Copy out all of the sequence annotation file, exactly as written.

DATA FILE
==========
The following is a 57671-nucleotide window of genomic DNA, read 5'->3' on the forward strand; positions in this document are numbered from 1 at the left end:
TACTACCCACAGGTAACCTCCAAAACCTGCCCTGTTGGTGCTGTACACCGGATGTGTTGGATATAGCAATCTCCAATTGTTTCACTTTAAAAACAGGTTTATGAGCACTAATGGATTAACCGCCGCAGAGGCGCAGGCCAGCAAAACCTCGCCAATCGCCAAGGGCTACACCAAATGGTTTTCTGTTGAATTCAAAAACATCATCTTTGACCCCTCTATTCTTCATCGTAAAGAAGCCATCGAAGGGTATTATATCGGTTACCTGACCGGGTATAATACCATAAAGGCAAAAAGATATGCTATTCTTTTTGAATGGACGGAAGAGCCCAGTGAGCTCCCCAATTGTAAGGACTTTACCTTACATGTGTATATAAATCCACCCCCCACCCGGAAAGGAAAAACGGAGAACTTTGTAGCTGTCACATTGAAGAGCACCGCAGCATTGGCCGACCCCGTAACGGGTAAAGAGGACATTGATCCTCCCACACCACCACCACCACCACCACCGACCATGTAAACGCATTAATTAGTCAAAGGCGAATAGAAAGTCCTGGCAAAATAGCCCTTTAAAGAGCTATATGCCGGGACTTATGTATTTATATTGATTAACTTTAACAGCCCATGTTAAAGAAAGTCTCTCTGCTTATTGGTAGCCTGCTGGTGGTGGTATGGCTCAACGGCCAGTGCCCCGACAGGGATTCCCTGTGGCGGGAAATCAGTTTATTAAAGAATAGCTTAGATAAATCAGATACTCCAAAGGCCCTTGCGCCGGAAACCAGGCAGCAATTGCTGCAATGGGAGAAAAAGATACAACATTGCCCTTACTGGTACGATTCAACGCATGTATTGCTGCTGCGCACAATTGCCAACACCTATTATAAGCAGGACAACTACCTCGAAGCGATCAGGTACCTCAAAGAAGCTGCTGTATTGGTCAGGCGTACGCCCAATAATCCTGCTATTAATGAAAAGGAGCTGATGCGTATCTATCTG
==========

The following is a 57671-nucleotide window of genomic DNA, read 5'->3' on the forward strand; positions in this document are numbered from 1 at the left end:
TACTACCCACAGGTAACCTCCAAAACCTGCCCTGTTGGTGCTGTACACCGGATGTGTTGGATATAGCAATCTCCAATTGTTTCACTTTAAAAACAGGTTTATGAGCACTAATGGATTAACCGCCGCAGAGGCGCAGGCCAGCAAAACCTCGCCAATCGCCAAGGGCTACACCAAATGGTTTTCTGTTGAATTCAAAAACATCATCTTTGACCCCTCTATTCTTCATCGTAAAGAAGCCATCGAAGGGTATTATATCGGTTACCTGACCGGGTATAATACCATAAAGGCAAAAAGATATGCTATTCTTTTTGAATGGACGGAAGAGCCCAGTGAGCTCCCCAATTGTAAGGACTTTACCTTACATGTGTATATAAATCCACCCCCCACCCGGAAAGGAAAAACGGAGAACTTTGTAGCTGTCACATTGAAGAGCACCGCAGCATTGGCCGACCCCGTAACGGGTAAAGAGGACATTGATCCTCCCACACCACCACCACCACCACCACCGACCATGTAAACGCATTAATTAGTCAAAGGCGAATAGAAAGTCCTGGCAAAATAGCCCTTTAAAGAGCTATATGCCGGGACTTATGTATTTATATTGATTAACTTTAACAGCCCATGTTAAAGAAAGTCTCTCTGCTTATTGGTAGCCTGCTGGTGGTGGTATGGCTCAACGGCCAGTGCCCCGACAGGGATTCCCTGTGGCGGGAAATCAGTTTATTAAAGAATAGCTTAGATAAATCAGATACTCCAAAGGCCCTTGCGCCGGAAACCAGGCAGCAATTGCTGCAATGGGAGAAAAAGATACAACATTGCCCTTACTGGTACGATTCAACGCATGTATTGCTGCTGCGCACAATTGCCAACACCTATTATAAGCAGGACAACTACCTCGAAGCGATCAGGTACCTCAAAGAAGCTGCTGTATTGGTCAGGCGTACGCCCAATAATCCTGCTATTAATGAAAAGGAGCTGATGCGTATCTATCTG